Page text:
Capping IT Off

Capping IT Off

Opinions expressed on this blog reflect the writer’s views and not the position of the Capgemini Group

Can You Handle the Truth about BPM?

Category : BPM


I had a very interesting meeting with the divisional CIO of a Fortune 50 firm in the past week. He had been approach by his business stakeholders to see if Business Process Management suites (BPMS) could be used to optimize and automate their financial planning process. He had subsequently discussed this with product vendors and system integrators to see if BPM would be a good fit for this, and they all enthusiastically claimed it would be, but none were able to showcase any case studies and he was wary of his organization being a guinea pig. My initial gut feel was that since financial planning was data-centric in nature rather than process-centric, it would not be the best use of BPM. I asked a few questions which backed-up my hypothesis, and also uncovered other areas which presented a more pressing need for BPM.

So why this need to oversell? Too many BPMS vendors and system integrators are desperate to make inroads with BPM, not realizing that a poor initial implementation can negatively impact or destroy future BPM prospects within the client organization. Like investment banking, the focus has become the “here-and-now”, and not on the long-term. I was reminded of this when re-watching the classic movie Glengarry Glen Ross - when Ed Harris’ character is telling a browbeaten Alan Arkin “what did I learn as a kid on Western? Don't sell a guy one car. Sell him five cars over fifteen years”. Those selling BPM need to remember that lesson.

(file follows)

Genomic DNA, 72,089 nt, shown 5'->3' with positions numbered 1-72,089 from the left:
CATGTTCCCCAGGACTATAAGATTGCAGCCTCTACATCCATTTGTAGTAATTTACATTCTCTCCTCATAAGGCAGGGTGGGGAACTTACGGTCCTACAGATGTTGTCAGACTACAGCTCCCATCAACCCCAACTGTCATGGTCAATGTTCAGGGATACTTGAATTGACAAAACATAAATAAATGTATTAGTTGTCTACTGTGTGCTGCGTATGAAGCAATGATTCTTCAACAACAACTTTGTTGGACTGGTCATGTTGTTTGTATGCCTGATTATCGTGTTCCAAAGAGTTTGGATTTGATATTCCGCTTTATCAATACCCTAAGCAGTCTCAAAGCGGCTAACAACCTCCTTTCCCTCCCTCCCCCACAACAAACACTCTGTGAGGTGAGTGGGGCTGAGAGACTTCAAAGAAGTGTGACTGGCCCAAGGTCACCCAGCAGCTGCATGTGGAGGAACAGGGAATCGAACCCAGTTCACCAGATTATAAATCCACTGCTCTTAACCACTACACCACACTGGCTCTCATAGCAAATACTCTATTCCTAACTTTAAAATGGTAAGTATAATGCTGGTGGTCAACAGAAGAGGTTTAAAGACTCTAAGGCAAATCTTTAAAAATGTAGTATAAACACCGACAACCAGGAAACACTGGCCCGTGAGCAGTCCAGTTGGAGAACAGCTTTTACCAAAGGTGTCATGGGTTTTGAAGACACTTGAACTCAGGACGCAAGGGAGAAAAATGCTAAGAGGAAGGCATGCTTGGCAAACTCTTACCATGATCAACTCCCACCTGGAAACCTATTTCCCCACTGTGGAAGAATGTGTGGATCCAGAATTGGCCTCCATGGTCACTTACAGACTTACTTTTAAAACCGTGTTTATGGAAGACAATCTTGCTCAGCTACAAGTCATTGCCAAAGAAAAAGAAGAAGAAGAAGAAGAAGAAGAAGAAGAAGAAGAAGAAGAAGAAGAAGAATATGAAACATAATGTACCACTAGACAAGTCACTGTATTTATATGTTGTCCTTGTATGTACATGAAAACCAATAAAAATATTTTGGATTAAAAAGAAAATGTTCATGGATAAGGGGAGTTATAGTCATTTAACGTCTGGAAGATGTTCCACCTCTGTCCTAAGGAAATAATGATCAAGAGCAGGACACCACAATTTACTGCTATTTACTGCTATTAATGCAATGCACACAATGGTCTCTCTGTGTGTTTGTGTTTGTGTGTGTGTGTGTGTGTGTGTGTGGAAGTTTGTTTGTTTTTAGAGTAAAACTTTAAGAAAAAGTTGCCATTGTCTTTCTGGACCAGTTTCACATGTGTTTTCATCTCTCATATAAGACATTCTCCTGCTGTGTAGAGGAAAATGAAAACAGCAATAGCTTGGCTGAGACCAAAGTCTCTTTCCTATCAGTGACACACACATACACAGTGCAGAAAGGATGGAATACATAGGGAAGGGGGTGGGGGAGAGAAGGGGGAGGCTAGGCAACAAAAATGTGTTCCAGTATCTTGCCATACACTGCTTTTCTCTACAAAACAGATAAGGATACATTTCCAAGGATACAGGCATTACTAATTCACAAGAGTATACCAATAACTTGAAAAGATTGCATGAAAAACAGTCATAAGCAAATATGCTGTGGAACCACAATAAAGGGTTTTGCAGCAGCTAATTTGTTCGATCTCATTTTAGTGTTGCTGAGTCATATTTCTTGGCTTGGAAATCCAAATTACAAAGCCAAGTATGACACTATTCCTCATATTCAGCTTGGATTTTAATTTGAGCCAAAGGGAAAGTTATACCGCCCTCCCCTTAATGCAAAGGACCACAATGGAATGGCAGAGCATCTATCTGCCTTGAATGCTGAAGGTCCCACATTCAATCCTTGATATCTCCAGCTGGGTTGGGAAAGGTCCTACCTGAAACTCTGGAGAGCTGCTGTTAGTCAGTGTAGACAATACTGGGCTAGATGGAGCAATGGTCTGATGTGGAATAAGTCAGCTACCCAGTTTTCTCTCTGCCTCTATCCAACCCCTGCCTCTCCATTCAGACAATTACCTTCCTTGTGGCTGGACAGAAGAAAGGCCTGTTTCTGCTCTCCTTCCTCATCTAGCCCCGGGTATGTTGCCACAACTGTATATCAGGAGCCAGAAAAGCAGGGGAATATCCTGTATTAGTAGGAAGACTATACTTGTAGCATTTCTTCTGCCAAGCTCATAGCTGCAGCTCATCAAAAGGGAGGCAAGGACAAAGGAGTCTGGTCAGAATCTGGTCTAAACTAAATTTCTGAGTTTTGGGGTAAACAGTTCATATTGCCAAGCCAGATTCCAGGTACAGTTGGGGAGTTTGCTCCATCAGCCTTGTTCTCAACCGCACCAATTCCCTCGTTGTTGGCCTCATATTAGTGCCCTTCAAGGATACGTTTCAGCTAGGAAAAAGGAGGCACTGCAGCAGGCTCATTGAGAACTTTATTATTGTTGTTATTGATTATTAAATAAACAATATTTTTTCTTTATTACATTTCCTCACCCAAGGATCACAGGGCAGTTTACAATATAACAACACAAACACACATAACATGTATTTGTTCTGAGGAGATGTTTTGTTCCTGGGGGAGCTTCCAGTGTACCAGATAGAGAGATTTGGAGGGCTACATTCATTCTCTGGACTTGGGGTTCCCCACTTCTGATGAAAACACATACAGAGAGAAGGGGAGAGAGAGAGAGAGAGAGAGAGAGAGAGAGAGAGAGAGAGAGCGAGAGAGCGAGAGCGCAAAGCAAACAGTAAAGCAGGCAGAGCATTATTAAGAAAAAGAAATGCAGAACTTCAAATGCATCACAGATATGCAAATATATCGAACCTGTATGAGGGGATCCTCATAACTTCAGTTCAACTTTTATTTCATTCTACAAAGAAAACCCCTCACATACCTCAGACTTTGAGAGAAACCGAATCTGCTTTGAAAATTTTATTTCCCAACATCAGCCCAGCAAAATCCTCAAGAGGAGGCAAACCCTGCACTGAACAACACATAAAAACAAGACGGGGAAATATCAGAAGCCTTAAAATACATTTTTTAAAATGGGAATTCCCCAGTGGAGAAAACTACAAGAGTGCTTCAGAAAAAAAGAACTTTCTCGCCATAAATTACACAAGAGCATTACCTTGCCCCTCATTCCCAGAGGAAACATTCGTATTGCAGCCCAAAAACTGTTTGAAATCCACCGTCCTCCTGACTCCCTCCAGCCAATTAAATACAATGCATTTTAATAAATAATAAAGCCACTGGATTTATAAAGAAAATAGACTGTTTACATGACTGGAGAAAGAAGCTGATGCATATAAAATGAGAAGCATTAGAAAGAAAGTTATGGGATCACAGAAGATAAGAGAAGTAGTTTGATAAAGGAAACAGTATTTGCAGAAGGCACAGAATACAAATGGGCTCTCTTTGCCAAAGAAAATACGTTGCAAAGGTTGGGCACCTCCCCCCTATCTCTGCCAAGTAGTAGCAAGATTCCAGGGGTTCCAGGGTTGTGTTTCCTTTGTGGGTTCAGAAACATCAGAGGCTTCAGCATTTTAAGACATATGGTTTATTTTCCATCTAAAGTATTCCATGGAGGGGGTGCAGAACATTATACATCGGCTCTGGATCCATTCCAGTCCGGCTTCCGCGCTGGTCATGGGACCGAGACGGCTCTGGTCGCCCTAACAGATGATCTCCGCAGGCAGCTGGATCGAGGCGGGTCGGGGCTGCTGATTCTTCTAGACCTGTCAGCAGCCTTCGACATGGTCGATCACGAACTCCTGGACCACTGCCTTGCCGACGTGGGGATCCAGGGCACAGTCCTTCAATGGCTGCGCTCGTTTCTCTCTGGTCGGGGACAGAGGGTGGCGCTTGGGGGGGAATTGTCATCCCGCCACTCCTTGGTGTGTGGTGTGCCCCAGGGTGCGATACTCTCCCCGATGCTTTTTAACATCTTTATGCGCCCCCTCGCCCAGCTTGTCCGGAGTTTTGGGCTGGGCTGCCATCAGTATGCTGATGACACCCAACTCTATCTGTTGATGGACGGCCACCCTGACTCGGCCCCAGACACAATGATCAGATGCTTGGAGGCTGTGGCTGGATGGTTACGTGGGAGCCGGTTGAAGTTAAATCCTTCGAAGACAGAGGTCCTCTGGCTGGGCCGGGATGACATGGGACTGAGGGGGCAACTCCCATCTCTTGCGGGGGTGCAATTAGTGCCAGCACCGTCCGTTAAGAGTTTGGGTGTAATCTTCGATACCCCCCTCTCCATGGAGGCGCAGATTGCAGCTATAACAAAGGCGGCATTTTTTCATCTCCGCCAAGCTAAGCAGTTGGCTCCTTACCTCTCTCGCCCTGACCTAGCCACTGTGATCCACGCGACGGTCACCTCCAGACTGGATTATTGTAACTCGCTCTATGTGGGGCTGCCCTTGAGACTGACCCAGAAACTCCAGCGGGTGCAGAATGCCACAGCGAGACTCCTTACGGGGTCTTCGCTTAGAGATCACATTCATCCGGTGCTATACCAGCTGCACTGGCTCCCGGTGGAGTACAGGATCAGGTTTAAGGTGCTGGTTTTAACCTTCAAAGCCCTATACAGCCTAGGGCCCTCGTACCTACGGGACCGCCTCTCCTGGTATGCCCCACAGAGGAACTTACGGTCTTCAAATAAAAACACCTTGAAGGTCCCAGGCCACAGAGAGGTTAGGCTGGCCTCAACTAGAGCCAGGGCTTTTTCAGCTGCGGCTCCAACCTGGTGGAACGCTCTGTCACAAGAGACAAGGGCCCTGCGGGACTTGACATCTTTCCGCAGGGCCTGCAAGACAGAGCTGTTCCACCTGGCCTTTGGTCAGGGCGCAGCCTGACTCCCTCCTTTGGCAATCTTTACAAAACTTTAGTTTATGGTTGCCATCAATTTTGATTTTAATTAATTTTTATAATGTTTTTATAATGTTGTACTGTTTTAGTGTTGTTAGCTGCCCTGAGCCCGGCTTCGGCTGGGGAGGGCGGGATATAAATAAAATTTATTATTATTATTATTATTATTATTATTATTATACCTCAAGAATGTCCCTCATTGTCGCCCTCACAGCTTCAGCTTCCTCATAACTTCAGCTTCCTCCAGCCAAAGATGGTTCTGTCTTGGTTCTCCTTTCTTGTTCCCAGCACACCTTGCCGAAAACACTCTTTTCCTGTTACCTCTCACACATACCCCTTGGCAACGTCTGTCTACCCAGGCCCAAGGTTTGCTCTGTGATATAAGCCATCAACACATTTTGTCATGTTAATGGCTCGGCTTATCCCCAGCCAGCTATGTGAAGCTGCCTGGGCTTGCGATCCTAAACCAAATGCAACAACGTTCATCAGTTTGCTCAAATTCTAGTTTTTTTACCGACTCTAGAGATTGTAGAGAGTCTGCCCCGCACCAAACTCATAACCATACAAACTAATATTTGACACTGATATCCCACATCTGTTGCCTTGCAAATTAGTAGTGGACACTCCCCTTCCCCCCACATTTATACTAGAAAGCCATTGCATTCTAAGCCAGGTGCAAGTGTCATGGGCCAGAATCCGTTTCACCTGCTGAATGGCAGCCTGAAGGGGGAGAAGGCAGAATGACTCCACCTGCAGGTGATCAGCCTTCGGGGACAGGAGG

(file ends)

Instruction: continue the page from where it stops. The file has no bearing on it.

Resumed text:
So how can we avoid these problems? Often those of us in the BPM industry are guilty of asking the wrong questions, so we ask – “Could the said process be done on a BPMS platform?” Undoubtedly; but it’s also true that If I spent enough effort, I could also configure my BPMS platform to wake me up with an alarm in the morning, and brew a hot cup of coffee whilst doing it. A better question would be – is this the best use of BPM or are there better options? That would force folks to look at the various options out there, and enable us to be better, trusted advisors to our clients.

So BPM is not the panacea to all business and technology issues, and we have to spend more time assessing BPM fitment, and be honest, about when it should be used. Can you handle that truth about BPM - and prove Jack wrong? :-)

About the author

BPM Business Consultant with over 10 years experience. Focused on helping clients in their BPM journey from Education to Execution

Leave a comment

Your email address will not be published. Required fields are marked *.